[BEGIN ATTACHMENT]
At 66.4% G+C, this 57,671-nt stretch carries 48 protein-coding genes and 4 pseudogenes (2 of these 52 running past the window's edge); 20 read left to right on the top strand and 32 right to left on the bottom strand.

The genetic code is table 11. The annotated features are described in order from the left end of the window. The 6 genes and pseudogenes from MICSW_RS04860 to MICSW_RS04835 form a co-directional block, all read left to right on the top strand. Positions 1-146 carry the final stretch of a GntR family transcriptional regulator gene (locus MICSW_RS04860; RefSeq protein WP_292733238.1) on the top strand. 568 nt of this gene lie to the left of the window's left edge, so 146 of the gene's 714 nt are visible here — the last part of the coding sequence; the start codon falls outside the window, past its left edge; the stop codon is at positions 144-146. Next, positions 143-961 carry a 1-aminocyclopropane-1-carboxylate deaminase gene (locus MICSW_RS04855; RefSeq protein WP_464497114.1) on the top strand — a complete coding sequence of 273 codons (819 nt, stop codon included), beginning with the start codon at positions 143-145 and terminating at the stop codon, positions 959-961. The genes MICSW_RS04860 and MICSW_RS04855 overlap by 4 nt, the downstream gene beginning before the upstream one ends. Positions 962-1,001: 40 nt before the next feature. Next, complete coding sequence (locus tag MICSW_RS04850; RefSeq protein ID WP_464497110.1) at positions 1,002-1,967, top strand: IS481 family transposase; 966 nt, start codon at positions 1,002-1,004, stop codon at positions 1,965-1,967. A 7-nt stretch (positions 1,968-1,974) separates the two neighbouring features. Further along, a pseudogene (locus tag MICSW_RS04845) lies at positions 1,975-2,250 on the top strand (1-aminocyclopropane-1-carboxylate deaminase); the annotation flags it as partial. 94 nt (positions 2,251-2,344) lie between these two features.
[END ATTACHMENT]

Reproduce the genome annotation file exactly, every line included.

At 66.4% G+C, this 57,671-nt stretch carries 48 protein-coding genes and 4 pseudogenes (2 of these 52 running past the window's edge); 20 read left to right on the top strand and 32 right to left on the bottom strand.

The genetic code is table 11. The annotated features are described in order from the left end of the window. The 6 genes and pseudogenes from MICSW_RS04860 to MICSW_RS04835 form a co-directional block, all read left to right on the top strand. Positions 1-146 carry the final stretch of a GntR family transcriptional regulator gene (locus MICSW_RS04860; RefSeq protein WP_292733238.1) on the top strand. 568 nt of this gene lie to the left of the window's left edge, so 146 of the gene's 714 nt are visible here — the last part of the coding sequence; the start codon falls outside the window, past its left edge; the stop codon is at positions 144-146. Next, positions 143-961 carry a 1-aminocyclopropane-1-carboxylate deaminase gene (locus MICSW_RS04855; RefSeq protein WP_464497114.1) on the top strand — a complete coding sequence of 273 codons (819 nt, stop codon included), beginning with the start codon at positions 143-145 and terminating at the stop codon, positions 959-961. The genes MICSW_RS04860 and MICSW_RS04855 overlap by 4 nt, the downstream gene beginning before the upstream one ends. Positions 962-1,001: 40 nt before the next feature. Next, complete coding sequence (locus tag MICSW_RS04850; RefSeq protein ID WP_464497110.1) at positions 1,002-1,967, top strand: IS481 family transposase; 966 nt, start codon at positions 1,002-1,004, stop codon at positions 1,965-1,967. A 7-nt stretch (positions 1,968-1,974) separates the two neighbouring features. Further along, a pseudogene (locus tag MICSW_RS04845) lies at positions 1,975-2,250 on the top strand (1-aminocyclopropane-1-carboxylate deaminase); the annotation flags it as partial. 94 nt (positions 2,251-2,344) lie between these two features.